It was then that she learned about  Munchausen’s syndrome.

This photos was taken at home when Helen was three, found muddled together in a large box marked ‘Photos, mainly Helen.’


Munchausen by Proxy is a condition where an adult will invent medical conditions for his or her child so that they can get attention or sympathy.

A dangerous facet of this is how they will often induce symptoms in the child to better illustrate the lie. 

Munchausen by Proxy is typically considered a severe form of child abuse.

Munchausen Syndrome is when a person will invent their own ailment or illness for sympathy or attention.

Both are mental disorders. 

Meanwhile her mother had moved into a nursing home, with Helen dutifully visiting every time she had a fall – which she said began to mount to over 100 a month.

Writing in the book, Helen documents how nurses became suspicious of Elinor’s behaviour.

She remembers Elinor saying: ”[The nurse] said I had to stop making up illnesses and faking falls and enjoy my life. Not that they were all faked, just that one. But anyway, it’s been flagged on my notes that I’m not to be admitted to hospital for a fall.”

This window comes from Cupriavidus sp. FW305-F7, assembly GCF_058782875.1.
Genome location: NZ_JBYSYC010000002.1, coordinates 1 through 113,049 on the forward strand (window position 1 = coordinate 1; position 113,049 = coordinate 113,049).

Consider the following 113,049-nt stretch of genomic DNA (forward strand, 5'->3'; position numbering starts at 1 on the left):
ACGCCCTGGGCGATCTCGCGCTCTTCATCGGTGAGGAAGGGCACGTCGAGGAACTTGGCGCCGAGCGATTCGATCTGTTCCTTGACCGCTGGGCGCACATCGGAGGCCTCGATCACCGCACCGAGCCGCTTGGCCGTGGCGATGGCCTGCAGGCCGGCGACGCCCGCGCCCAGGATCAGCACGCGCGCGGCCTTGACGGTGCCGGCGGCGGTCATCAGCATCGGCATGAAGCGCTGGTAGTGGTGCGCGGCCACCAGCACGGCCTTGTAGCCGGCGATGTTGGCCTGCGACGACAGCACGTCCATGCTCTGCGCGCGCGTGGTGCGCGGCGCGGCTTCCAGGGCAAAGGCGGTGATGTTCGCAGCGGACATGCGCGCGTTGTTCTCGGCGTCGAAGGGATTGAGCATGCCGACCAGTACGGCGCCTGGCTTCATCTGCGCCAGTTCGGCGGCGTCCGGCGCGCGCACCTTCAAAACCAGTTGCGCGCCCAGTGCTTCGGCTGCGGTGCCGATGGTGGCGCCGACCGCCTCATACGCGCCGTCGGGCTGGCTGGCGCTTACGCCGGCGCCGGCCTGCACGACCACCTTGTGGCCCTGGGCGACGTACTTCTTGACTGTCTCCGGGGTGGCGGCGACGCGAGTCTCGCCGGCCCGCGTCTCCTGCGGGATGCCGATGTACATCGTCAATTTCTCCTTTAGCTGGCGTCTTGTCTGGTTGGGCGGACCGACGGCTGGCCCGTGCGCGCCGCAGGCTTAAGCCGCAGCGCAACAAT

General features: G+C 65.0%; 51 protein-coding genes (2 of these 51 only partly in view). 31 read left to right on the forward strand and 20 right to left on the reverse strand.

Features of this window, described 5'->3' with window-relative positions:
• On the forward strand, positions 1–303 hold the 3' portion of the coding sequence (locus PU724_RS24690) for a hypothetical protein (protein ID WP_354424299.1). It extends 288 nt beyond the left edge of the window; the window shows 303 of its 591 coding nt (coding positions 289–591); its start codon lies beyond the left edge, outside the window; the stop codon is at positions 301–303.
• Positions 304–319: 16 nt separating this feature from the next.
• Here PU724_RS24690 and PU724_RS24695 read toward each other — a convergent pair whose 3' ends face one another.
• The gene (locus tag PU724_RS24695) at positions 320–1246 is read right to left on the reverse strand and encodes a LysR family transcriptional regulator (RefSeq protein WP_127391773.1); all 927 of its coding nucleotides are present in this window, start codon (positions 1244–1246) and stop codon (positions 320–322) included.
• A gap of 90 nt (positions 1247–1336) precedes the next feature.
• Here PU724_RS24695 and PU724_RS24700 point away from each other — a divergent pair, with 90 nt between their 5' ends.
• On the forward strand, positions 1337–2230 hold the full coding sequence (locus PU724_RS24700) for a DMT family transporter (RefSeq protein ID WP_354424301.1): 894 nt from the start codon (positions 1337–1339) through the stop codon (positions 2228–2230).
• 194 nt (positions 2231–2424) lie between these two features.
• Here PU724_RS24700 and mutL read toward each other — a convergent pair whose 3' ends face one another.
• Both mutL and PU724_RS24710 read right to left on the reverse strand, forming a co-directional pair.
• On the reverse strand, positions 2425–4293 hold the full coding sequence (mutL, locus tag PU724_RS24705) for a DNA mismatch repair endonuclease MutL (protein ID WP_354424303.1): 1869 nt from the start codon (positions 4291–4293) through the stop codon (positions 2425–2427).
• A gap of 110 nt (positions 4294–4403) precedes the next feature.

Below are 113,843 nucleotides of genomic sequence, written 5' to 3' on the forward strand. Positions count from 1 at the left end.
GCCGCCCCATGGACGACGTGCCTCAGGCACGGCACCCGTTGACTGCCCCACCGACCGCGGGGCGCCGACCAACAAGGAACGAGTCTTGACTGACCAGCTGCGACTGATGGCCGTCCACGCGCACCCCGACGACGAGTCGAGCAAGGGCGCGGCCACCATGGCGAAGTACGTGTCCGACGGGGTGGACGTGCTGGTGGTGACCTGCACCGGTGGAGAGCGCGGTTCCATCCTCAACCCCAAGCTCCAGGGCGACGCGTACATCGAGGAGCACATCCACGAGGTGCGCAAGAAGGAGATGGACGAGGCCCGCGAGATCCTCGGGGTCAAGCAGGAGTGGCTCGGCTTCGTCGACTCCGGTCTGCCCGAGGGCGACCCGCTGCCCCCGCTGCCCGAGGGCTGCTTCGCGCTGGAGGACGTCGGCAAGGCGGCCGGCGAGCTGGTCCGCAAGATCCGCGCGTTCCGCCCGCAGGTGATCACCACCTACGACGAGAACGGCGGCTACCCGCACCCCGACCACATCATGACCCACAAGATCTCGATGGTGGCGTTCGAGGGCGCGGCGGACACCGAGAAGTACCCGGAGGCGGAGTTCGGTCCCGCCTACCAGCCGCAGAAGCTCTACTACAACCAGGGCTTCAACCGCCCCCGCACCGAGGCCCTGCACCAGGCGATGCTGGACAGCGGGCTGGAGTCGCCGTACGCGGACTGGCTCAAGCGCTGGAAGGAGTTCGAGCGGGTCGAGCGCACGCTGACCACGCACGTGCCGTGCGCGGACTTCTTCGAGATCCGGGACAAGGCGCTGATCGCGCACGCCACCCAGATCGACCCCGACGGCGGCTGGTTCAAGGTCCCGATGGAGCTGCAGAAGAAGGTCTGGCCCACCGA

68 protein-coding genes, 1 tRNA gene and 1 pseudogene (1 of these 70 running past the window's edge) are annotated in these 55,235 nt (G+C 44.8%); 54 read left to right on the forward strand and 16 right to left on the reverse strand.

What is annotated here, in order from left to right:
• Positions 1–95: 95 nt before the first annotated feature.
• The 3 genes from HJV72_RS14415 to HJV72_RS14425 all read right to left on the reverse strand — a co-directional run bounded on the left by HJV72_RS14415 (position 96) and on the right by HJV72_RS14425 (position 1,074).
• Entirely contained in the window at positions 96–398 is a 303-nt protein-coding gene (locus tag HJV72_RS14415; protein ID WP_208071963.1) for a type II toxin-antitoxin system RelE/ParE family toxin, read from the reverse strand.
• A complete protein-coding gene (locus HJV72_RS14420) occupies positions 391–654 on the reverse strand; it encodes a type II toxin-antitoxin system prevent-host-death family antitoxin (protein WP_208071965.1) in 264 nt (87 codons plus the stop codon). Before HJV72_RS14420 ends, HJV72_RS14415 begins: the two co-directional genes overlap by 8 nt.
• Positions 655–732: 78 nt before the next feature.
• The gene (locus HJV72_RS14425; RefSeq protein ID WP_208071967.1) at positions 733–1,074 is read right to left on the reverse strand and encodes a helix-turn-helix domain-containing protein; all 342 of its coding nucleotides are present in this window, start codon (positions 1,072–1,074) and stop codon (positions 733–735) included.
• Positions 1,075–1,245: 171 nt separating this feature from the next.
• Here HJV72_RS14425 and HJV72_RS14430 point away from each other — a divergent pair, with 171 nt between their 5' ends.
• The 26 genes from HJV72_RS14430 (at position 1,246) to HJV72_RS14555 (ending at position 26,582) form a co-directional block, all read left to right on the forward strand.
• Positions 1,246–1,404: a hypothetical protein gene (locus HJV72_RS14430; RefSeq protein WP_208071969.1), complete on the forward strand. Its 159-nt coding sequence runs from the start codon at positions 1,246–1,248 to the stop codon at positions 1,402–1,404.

On another occasion, Elinor staged a controlled fall and when Helen tried to help her up, her mother exclaimed: ‘You little b*****! Look at what you’ve done to me. You’re trying to destroy me.’ 

In the end, Elinor died in a nursing home in 2016, having starved herself,  binding her hands to create contractions and retreating permanently to bed.  

It was then Helen discovered her diaries, but felt too  consumed by grief to read them. 

It was only when Helen began reading the tomes two years later that she learned her mother had actually enjoyed pretending to be unwell, and the attention she received because of it. 

Everything Helen knew about herself and her upbringing was founded on a lie.

Feeling devastated by her mother’s death, Helen said: ‘I felt crushed by the contradictions, the twisted distortions and outright lies…There was no affection and she was always the victim.’  

Helen said she was ‘expected’ to entertain and care for herself over weekends and holidays, believing that while she was at school, her mother was in bed all day 

Helen aged 10, with Elinor, on holiday. Elinor is using her black stick in both photos, claiming to have ME

Describing how her mother referred to her as a ‘monster’, ‘screaming banshee’ and said Blossom and Bailey were ‘fat’, she said she will ‘never forget’ how her childhood was ‘stolen’ from her. 

 In the end, Elinor’s pursuit of the patient role led to her starving herself, binding her hands to create contractions and retreating permanently to bed. Eventually, she was so weakened she died of what should have been a minor infection.

Since learning the truth, Helen writes: ‘While I now have a clear view of who my mother was and what she did to me, I still feel like I’ll never really know the whole story, never really have a grip on what happened. 

‘I have days when nothing feels real, when I don’t know who I can trust.’